Fostering Collaboration by Location-Based Crowdsourcing

  • Christine Bauer
  • Andreas Mladenow
  • Christine Strauss
Part of the Lecture Notes in Computer Science book series (LNCS, volume 8683)

Abstract

Crowdsourcing is a recently developed method that relies on various alternatives of collaboration to solve problems efficiently. Crowdsourcing is a recent development to solve a variety of problems efficiently, and which implies various alternatives of collaboration. However, as novel technologies are able to exploit location-sensing capabilities of mobile devices, location-based crowdsourcing (LBCS) developed as a new concept. This paper suggests a typology for LBCS as a means for fostering collaboration with the crowd through three types of LBCS: confirmation-based, digital good-based, and physical-based. Each type is underpinned with exemplary applications. Furthermore, opportunities and challenges are analysed; and future trends in LBCS are discussed.

Keywords

Location-based Crowdsourcing LBCS Collaboration Collaborative Crowdsourcing Time-dependency Location-dependency Typology Social Communities Mobile Crowdsourcing Applications 

Preview

Unable to display preview. Download preview PDF.

Unable to display preview. Download preview PDF.

References

  1. 1.
    Bayus, B.L.: Crowdsourcing New Product Ideas over Time: An Analysis of the Dell IdeaStorm Community. Manage. Sci. 59, 226–244 (2013)CrossRefGoogle Scholar
  2. 2.
    Hammon, L., Hippner, H.: Crowdsourcing. Bus Inform. Syst. Eng. 4, 163–166 (2012)CrossRefGoogle Scholar
  3. 3.
    Mladenow, A., Bauer, C., Strauss, C.: Social Crowd Integration in New Product Development: Crowdsourcing Communities Nourish the Open Innovation Paradigm. Global Journal of Flexible Systems Management 15, 77–86 (2014)CrossRefGoogle Scholar
  4. 4.
    Howe, J.: The rise of crowdsourcing. Wired 14, 176–183 (2006)Google Scholar
  5. 5.
    Babbage, C.: On the Economy of Machinery and Manufactures. Knight, London (1831)Google Scholar
  6. 6.
    Alt, F., Shirazi, A.S., Schmidt, A., Kramer, U., Nawaz, Z.: Location-based crowdsourcing: Extending crowdsourcing to the real world. In: NordiCHI 2010, pp. 13–22. ACM, New York (2010)Google Scholar
  7. 7.
    Väätäjä, H., Vainio, T., Sirkkunen, E.: Location-Based Crowdsourcing of Hyperlocal News: Dimensions of Participation Preferences. In: 17th ACM International Conference on Supporting Group Work (GROUP 2012), pp. 85–94. ACM, New York (2012)CrossRefGoogle Scholar
  8. 8.
    Marinez-Moyano, I.J.: Exploring the Dynamics of Collaboration in Interorganizational Settings. In: Schuman, S. (ed.) Creating a Culture of Collaboration: The International Association of Facilitators Handbook, pp. 69–86. Jossey-Bass, San Francisco (2006)Google Scholar
  9. 9.
    Wood, D.J., Gray, B.: Towards a comprehensive Theory of Collaboration. J. Appl. Behav. Sci. 27, 139–162 (1991)CrossRefGoogle Scholar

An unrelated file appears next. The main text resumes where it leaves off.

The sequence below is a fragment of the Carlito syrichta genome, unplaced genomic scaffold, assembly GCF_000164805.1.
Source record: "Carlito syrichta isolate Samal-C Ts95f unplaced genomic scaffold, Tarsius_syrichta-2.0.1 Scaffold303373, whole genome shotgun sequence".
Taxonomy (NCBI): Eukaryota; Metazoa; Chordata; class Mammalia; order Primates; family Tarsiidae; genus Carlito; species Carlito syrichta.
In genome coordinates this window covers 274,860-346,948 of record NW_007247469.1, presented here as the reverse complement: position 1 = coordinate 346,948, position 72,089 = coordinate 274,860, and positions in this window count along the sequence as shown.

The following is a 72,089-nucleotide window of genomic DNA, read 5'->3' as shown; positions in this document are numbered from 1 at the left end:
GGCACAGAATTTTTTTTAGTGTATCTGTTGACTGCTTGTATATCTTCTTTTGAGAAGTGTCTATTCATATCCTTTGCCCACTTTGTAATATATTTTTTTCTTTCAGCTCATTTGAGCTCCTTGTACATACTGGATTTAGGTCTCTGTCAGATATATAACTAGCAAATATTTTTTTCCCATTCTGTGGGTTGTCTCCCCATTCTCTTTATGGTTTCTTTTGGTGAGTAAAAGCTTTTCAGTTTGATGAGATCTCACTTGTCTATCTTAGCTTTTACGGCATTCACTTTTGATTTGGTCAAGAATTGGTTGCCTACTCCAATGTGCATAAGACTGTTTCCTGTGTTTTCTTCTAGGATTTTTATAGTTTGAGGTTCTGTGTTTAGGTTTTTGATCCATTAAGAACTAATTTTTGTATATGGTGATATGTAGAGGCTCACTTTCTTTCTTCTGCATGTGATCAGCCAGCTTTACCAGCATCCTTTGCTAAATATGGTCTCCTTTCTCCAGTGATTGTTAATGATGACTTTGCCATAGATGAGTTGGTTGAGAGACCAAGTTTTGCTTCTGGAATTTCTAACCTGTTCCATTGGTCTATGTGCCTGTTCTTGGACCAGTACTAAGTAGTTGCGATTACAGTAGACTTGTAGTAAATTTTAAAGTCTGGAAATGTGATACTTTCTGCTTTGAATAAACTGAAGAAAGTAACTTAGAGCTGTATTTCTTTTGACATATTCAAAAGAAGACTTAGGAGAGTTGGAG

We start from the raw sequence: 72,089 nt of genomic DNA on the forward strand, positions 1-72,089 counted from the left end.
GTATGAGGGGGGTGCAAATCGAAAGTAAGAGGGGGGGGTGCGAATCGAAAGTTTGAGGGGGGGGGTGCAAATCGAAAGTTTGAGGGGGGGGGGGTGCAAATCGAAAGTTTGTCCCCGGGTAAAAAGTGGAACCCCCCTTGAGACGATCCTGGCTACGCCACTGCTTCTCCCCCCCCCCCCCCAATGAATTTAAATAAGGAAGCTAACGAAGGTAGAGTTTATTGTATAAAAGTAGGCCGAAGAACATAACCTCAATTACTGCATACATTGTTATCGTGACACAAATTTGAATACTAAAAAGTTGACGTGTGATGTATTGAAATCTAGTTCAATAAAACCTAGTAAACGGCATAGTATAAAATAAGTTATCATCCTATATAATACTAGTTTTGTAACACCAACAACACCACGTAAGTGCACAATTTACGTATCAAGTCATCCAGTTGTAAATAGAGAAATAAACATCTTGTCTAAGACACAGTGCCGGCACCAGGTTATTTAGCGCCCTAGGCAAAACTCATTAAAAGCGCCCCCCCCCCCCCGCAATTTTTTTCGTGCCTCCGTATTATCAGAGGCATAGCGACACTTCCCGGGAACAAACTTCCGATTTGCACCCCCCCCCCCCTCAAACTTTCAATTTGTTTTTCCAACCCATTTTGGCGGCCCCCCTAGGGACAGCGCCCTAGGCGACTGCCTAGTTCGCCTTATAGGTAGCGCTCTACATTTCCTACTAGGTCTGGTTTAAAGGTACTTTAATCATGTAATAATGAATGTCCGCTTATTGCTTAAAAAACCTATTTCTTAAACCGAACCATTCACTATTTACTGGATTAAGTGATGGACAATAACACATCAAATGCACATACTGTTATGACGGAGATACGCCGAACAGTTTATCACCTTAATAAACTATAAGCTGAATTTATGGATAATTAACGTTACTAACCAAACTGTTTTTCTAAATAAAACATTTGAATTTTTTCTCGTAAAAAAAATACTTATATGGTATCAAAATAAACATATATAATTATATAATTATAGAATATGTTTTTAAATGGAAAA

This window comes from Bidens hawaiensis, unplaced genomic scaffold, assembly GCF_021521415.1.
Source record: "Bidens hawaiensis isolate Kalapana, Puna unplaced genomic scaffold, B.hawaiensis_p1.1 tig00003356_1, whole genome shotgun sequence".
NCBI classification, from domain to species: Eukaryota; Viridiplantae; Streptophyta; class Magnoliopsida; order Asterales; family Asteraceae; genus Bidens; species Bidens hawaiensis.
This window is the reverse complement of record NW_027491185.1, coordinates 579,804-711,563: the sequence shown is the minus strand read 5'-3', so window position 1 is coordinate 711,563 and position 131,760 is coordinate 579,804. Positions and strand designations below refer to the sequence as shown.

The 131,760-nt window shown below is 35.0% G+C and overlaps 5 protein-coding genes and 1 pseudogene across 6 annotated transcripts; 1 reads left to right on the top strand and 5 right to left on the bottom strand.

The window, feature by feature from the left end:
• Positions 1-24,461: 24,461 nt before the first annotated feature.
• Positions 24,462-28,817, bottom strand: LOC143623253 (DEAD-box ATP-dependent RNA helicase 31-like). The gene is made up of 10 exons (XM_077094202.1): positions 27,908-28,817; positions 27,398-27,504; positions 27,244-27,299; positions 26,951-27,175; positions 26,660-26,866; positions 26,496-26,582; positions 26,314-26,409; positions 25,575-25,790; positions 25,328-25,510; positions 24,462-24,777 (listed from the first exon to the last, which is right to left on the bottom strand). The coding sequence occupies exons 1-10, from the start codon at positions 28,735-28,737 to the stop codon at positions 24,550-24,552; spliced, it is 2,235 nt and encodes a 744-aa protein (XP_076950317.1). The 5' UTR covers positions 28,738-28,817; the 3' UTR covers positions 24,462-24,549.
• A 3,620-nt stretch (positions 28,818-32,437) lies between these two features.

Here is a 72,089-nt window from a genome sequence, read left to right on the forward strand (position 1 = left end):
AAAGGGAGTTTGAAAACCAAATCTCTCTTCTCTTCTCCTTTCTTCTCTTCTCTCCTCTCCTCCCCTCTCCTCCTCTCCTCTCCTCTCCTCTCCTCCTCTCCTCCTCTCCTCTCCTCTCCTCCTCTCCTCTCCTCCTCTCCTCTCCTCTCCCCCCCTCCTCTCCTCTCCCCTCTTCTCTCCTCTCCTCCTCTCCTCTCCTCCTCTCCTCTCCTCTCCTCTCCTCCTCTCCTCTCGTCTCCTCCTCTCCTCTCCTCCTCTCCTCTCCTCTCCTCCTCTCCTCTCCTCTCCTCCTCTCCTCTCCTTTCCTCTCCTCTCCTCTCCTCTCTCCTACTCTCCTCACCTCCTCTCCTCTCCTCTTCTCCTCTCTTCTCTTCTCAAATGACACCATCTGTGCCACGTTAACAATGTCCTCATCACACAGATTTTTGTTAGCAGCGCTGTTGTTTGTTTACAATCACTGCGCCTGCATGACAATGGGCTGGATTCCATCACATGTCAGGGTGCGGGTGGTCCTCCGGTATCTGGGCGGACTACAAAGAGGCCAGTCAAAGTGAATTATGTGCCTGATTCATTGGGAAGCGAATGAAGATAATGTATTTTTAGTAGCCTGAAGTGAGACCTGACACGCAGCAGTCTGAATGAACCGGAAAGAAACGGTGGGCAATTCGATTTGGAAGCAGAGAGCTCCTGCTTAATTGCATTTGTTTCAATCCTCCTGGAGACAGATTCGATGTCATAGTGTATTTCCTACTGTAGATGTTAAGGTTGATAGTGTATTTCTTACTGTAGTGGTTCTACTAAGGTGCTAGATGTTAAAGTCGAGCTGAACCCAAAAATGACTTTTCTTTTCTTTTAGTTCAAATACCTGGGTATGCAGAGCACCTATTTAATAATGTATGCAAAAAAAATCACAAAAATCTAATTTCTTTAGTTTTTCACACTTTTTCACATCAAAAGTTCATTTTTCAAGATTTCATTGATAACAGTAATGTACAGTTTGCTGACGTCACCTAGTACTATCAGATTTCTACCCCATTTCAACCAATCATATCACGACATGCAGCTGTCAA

10. 10.
    Kittur, A.: Crowdsourcing, Collaboration, and Creativity. ACM Crossroads 17, 22–26 (2010)CrossRefGoogle Scholar
  11. 11.
    Horton, J.J., Chilton, L.B.: The labor economics of paid crowdsourcing. In: 11th ACM Conference on Electronic Commerce (EC 2010), pp. 209–218. ACM, New York (2010)Google Scholar
  12. 12.
    Gassmann, O., Daiber, M., Muhdi, L.: Der Crowdsourcing-Prozess. In: Gassmann, O. (ed.) Crowdsourcing: Innovationsmanagement mit Schwarmintelligenz, pp. 31–55. Hanser, Munich (2010)CrossRefGoogle Scholar
  13. 13.
    Brabham, D.C.: Crowdsourcing as a Model for Problem Solving: An Introduction and Cases. Convergence: The International Journal of Research into New Media Technologies 14, 75–90 (2008)Google Scholar
  14. 14.
    Afuah, A., Tucci, C.L.: Crowdsourcing as a Solution to Distant Search. Academy of Management Review 37, 355–375 (2012)CrossRefGoogle Scholar
  15. 15.
    Bentley, F., Cramer, H., Müller, J.: Beyond the bar: the places where location-based services are used in the city. Personal Ubiquit Comput. (2014)Google Scholar
  16. 16.
    Celino, I., Cerizza, D., Contessa, S., Corubolo, M.: Urbanopoly: a Social and Location-based Game with a Purpose to Crowdsource your Urban Data. In: 4th IEEE Workshop on Social Media for Human Computation (SocialCom 2012), pp. 910–913. IEEE, New York (2012)Google Scholar
  17. 17.
    Goodchild, M.F., Glennon, J.A.: Crowdsourcing geographic information for disaster response: a research frontier. Int. J. Digit. Earth 3, 231–241 (2010)CrossRefGoogle Scholar
  18. 18.
    Pelzer, C., Wenzlav, K., Eisfeld-Reschke, J.: Crowdsourcing Report 2012: Neue digitale Arbeitswelten. epubli GmbH, Berlin (2012)Google Scholar

Copyright information

© Springer International Publishing Switzerland 2014

Authors and Affiliations

  • Christine Bauer
    • 1
  • Andreas Mladenow
    • 2
  • Christine Strauss
    • 2
  1. 1.Department of Information Systems & OperationsVienna University of Economics and BusinessViennaAustria
  2. 2.Department of eBusinessUniversity of ViennaViennaAustria

Personalised recommendations